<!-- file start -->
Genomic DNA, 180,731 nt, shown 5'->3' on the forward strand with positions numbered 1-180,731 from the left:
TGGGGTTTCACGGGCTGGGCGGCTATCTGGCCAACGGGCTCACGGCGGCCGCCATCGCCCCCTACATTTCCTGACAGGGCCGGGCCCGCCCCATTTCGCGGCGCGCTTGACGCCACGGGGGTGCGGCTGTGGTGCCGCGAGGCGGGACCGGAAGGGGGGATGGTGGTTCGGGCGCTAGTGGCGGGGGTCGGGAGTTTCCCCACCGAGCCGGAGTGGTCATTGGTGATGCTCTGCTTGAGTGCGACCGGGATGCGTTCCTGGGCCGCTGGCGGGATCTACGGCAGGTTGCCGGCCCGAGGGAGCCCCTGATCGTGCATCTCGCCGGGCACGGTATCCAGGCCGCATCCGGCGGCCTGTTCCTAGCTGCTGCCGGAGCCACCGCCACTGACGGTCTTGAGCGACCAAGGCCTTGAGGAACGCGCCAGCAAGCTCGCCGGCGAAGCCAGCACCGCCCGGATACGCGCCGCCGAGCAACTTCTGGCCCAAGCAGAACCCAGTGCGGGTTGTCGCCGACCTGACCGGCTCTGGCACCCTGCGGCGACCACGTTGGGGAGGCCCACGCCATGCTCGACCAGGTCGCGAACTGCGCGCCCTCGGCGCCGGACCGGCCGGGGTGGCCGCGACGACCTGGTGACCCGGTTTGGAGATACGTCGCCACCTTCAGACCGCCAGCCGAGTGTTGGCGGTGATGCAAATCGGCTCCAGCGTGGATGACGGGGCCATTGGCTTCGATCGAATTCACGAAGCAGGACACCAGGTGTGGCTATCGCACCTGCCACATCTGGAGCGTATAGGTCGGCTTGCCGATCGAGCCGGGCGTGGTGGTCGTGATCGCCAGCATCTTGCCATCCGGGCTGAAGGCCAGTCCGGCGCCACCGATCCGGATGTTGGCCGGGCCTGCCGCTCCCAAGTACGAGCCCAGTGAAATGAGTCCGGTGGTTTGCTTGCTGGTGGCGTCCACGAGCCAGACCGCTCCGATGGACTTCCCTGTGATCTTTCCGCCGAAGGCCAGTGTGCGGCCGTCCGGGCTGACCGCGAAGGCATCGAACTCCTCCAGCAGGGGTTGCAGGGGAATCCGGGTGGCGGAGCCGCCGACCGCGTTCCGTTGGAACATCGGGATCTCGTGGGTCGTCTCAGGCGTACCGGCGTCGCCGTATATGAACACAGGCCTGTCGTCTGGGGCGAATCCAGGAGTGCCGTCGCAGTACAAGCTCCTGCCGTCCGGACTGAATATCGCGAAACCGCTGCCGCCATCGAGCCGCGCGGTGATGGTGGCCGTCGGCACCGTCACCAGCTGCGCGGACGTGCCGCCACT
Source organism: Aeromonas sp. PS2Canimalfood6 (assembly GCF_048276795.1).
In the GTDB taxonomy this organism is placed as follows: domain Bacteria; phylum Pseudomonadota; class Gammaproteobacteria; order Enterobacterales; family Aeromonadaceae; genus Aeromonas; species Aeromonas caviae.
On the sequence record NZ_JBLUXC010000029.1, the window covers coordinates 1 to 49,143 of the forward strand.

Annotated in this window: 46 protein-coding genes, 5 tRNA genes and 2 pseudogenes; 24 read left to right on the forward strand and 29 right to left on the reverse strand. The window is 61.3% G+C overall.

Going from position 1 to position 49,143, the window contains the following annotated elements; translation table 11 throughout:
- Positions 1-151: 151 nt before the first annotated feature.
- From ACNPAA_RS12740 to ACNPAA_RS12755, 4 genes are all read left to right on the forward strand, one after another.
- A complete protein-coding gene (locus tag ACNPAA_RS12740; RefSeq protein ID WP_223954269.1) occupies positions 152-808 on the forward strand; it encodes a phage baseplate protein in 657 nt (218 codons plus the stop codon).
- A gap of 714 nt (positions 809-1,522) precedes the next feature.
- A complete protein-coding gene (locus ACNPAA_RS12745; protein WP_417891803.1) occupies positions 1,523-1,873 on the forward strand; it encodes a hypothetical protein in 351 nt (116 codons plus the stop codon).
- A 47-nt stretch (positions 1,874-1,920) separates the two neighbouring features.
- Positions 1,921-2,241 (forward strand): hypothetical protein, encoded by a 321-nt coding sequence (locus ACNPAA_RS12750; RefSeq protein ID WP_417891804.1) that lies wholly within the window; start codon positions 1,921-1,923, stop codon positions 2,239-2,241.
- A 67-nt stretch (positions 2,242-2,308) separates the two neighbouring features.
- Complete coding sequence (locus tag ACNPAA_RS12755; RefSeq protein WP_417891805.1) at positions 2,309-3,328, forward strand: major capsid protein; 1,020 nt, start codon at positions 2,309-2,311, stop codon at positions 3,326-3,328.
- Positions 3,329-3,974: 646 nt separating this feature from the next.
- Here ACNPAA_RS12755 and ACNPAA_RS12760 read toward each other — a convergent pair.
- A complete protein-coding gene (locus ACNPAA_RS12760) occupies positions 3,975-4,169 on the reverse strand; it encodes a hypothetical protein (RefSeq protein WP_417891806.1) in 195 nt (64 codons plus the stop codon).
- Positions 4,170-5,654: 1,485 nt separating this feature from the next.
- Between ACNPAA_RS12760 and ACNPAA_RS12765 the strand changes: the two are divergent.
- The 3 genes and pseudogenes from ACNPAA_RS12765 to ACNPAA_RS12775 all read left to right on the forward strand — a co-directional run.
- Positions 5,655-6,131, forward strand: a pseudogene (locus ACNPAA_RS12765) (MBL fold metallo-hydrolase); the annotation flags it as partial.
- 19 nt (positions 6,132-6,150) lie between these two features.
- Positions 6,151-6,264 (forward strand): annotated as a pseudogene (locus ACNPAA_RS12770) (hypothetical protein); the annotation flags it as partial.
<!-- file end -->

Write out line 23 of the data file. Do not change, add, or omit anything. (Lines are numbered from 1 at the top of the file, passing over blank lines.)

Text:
- Positions 5,655-6,131, forward strand: a pseudogene (locus ACNPAA_RS12765) (MBL fold metallo-hydrolase); the annotation flags it as partial.